Conservation fundraisers deserve our support

Ducks Unlimited and B.C. Wildlife Federation holding banquets in Comox Valley

THE CONSERVATION OF wild places are important food for the soul.

THE CONSERVATION OF wild places are important food for the soul.




If you follow the news media in virtually every medium we are subject to a constant flow of serious environmental challenges as in habitat degradation, loss of agricultural lands, stream pollution, and neglected forest re-planting programs compounded by growing budgetary impediments from senior levels of government.

The theme of current senior governments seems to reflect a view that encourages development in mining, industrial advancement, transportation corridors and real-estate growth, with reduced concerns of the negative effects on the natural environment, which is the foundation of balanced ecological systems.

Development and jobs is the vocal message from our strident politicians who fail to look beyond the next election. It is into these decaying environmental policies that public-minded conservation organizations take on major fundraising events to help protect and secure stable and enhanced environments for fish, birds, animals and plants.

To this end I draw to your attention two important conservation fund raisers that will take place in the Comox Valley during the next two weeks.

Saturday, April 21 Ducks Unlimited Canada, Comox Valley Chapter’s 27th annual Banquet & Auction takes place at the Florence Filberg Centre at 411 Anderton Ave. in Courtenay. Cocktails and silent auction viewing: 5:30 p.m, dinner at 7 p.m. and auction at 8:30 p.m. – raffles and prizes galore! Tickets $50 each (no minors). The wetlands of our Valley are no stranger to the marvelous conservation work of this dedicated organization. For tickets phone Julie Smith at 250-339-6843.

Friday, April 27, the British Columbia Wildlife Federation’s 56th annual Fundraiser and Dinner takes place at the Comox Valley Sports Centre, 3001 Vanier Drive in Courtenay. Tickets are $30. The doors open at 5:30 p.m. for viewing of the silent auctions items, sale of raffle tickets with a live auction later in the evening.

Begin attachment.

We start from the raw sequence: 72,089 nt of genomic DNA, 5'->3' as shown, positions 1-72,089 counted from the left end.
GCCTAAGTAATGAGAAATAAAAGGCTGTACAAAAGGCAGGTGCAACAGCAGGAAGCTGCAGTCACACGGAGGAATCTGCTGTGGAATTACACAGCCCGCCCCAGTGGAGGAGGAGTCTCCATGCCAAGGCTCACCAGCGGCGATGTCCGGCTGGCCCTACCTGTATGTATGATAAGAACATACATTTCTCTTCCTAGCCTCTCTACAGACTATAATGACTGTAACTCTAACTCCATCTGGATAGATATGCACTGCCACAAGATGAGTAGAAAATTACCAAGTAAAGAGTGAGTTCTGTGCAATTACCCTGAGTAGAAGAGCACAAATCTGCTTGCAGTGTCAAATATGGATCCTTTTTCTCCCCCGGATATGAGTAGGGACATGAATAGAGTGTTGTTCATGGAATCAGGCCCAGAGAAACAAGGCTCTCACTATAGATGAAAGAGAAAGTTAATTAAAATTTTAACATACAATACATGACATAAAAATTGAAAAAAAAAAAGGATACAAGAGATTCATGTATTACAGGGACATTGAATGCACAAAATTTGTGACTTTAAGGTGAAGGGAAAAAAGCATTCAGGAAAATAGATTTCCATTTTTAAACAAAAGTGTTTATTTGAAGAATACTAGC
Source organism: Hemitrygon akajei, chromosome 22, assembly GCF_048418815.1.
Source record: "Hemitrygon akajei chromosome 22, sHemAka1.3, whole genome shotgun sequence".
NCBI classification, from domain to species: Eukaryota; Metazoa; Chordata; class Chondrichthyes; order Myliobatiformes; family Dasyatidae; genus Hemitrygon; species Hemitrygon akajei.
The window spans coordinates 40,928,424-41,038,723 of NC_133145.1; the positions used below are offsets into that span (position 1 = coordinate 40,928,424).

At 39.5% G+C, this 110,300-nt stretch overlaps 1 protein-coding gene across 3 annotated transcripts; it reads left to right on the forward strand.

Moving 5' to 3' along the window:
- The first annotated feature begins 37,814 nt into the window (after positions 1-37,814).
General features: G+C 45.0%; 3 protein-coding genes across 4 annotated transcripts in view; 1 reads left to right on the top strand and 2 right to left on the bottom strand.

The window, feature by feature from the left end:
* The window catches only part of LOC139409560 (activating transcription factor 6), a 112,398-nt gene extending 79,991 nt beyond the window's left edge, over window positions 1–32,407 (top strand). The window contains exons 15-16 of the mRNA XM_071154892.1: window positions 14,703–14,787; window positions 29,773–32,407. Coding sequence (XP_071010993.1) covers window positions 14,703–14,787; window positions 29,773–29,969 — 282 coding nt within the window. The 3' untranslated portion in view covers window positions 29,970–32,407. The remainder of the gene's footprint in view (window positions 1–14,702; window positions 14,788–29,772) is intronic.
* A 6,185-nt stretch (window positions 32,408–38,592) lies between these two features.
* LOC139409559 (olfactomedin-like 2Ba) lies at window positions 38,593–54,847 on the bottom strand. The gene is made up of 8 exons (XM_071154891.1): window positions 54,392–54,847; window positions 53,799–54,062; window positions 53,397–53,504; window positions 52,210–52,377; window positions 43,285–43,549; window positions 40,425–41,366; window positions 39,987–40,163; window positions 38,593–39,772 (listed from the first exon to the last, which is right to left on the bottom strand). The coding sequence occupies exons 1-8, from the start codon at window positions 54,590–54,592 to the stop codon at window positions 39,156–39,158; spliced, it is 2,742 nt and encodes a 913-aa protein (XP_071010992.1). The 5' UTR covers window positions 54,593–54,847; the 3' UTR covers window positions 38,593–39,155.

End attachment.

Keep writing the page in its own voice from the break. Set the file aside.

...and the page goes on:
To the best of my knowledge this is the second time this conservation organization has held its annual fundraiser in our Valley because it is in conjunction with their annual convention, which is being hosted by the Courtenay and Dstrict Fish and Game Protective Association during the week. Tickets are available from Gone Fishin’, Tyee Marine, or contacting Greg Lafortune at 250-338-7676

Conservation-based fundraisers are frequently goal- or site-oriented as in Ducks Unlimited events. On the other hand conservation fund raisers by the British Columbia Wildlife Federation cover a broad spectrum of environmental concerns and objectives.

An interesting comparison is the numerous types of fundraisers we have in our seemingly endless search for a cure for cancer in all of its myriad forms. Many are very specific as in cures for breast cancer or prostate cancer and others are broadly based as in fundraisers for cures in diseases of childhood. Sometimes the more specific the goal the easier it is for individuals to identify with the objectives.

However, conservation is a many-sided affair and fundraisers will always cover the broad spectrum of the growing impact of humanity on the earth’s eco-systems.

In my research for this column I went to my 1966 copy of A Sand County Almanac by Aldo Leopold. The closing paragraph had this to say about outdoor recreation:

“It would appear, in short, that rudimentary grades of outdoor recreation consume their resource base, the higher grades, at least to a degree, create their own satisfactions with little or no attrition of land or life. It is the expansion of transport without corresponding growth of perception that threatens the qualitative bankruptcy of the recreational process. Recreational development is a job not of building roads into lovely country, but of building receptivity into the still unlovely human mind.”

I have about 75 years of studious interaction with a variety of outdoor recreational pursuits across the broad spectrum of fishing, hunting, bird watching, nature study, photograghy and just plain sitting in quiet places in the outdoors. I still do all of the above, but as Leopold so eloquently pointed out, the more advanced I have become in my pursuits the less I have to take something away. I get great nourishment for my soul by the sound of whistling wings, the splash of a feeding trout, the ethereal music of wolves on the sky-line, or the muted call of a loon on my favourite fishing waters.

For these reasons I urge you to support conservation fundraisers wherever they may happen.

Ralph Shaw is a master fly fisherman who was awarded the Order of Canada in 1984 for his conservation efforts. In 20 years of writing a column in the Comox Valley Record it has won several awards.